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Deception and fear in politically oppressive contexts: its trickle-down effect on families

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dc.contributor.author Sluzki, Carlos E.
dc.date.accessioned 2006-02-27T20:15:48Z
dc.date.available 2006-02-27T20:15:48Z
dc.date.issued 2005
dc.identifier.citation Review of Policy Research 22(5) en
dc.identifier.uri http://hdl.handle.net/1920/521
dc.description.abstract The mystified reality, restricted options and inherent risks of living in countries under a repressive political regime translate into survival tactics that reduce the reliance on social support, into semantic and cognitive restrictions and alternative codes, and into silences that translate into symptoms. While this is the case for the average citizen, it is even more pronounced in individuals and families directly touched by the repressive apparatus. These processes are discussed and two clinical examples are provided to illustrate them. en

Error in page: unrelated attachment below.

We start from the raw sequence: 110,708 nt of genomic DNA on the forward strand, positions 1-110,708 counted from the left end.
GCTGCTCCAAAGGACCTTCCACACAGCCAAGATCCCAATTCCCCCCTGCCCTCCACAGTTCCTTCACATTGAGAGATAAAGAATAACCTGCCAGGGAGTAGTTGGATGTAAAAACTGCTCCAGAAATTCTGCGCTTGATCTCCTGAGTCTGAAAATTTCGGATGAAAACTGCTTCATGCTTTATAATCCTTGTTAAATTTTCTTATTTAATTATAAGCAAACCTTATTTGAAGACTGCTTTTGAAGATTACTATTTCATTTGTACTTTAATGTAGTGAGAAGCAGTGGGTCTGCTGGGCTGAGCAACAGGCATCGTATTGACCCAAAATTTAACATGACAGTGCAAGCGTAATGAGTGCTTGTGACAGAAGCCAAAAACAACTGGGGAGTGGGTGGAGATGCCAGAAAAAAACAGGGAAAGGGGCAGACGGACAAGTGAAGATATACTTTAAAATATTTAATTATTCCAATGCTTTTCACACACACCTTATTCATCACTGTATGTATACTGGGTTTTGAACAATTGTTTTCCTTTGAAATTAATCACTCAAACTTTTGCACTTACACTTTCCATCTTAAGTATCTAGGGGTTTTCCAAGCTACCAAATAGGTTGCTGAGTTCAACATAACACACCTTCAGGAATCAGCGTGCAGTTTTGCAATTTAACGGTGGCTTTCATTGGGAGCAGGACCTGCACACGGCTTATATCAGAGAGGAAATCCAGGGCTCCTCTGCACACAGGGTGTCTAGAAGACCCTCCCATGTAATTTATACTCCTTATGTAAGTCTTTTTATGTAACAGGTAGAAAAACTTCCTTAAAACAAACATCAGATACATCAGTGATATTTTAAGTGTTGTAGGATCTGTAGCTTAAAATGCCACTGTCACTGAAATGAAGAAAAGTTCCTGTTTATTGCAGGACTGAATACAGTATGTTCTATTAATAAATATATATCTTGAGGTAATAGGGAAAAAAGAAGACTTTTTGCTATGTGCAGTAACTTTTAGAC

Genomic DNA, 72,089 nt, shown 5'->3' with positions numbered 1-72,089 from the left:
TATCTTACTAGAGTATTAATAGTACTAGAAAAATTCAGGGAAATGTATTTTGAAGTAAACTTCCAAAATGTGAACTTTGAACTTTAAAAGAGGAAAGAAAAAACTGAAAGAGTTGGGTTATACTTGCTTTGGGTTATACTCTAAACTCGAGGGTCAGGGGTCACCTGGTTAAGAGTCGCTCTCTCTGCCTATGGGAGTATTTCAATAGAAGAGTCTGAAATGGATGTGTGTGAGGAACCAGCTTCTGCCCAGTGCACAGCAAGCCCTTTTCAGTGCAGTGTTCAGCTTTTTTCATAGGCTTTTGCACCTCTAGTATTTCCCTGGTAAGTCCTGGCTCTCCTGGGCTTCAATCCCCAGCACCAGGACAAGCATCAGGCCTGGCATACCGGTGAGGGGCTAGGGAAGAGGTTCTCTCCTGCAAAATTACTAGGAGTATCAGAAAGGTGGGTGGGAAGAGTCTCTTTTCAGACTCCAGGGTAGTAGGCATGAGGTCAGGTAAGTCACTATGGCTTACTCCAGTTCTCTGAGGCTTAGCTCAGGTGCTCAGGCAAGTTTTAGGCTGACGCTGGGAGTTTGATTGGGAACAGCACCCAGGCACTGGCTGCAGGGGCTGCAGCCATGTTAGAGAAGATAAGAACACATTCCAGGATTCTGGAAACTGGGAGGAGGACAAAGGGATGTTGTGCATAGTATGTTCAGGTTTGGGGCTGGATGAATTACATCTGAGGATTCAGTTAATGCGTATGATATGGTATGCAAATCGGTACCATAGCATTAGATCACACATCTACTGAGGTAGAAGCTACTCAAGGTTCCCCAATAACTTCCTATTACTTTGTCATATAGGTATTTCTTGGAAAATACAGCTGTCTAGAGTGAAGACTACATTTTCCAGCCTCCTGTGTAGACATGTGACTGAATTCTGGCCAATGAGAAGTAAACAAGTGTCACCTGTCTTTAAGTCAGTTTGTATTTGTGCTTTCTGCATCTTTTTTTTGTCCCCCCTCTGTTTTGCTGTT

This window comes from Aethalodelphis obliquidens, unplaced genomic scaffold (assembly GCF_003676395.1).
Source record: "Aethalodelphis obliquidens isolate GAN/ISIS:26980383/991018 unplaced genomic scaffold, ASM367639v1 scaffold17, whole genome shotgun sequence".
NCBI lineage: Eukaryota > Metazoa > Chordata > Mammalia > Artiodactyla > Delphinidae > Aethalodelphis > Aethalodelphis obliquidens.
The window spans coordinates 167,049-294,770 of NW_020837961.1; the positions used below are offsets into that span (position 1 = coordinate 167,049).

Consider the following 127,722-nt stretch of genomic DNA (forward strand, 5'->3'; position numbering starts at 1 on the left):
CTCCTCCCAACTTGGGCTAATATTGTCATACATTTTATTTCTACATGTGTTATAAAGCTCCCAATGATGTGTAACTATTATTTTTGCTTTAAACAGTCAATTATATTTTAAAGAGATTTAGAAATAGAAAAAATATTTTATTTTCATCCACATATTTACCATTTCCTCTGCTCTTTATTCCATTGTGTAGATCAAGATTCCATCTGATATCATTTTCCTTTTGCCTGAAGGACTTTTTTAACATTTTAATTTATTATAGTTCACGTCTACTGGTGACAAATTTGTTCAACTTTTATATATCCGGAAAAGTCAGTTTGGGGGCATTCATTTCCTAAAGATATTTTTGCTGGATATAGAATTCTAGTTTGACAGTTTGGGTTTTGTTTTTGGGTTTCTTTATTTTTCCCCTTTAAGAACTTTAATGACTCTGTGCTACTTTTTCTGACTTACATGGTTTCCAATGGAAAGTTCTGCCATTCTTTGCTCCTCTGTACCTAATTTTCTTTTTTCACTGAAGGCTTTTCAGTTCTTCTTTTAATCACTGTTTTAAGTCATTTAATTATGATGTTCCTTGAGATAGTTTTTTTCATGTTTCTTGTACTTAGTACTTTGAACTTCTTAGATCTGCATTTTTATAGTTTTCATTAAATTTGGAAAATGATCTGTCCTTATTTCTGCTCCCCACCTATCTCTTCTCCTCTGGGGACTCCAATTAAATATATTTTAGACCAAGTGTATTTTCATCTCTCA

dc.format.extent 274763 bytes
dc.format.extent 99328 bytes
dc.format.mimetype application/pdf
dc.format.mimetype application/msword
dc.language.iso en_US en
dc.title Deception and fear in politically oppressive contexts: its trickle-down effect on families en
dc.type Article en


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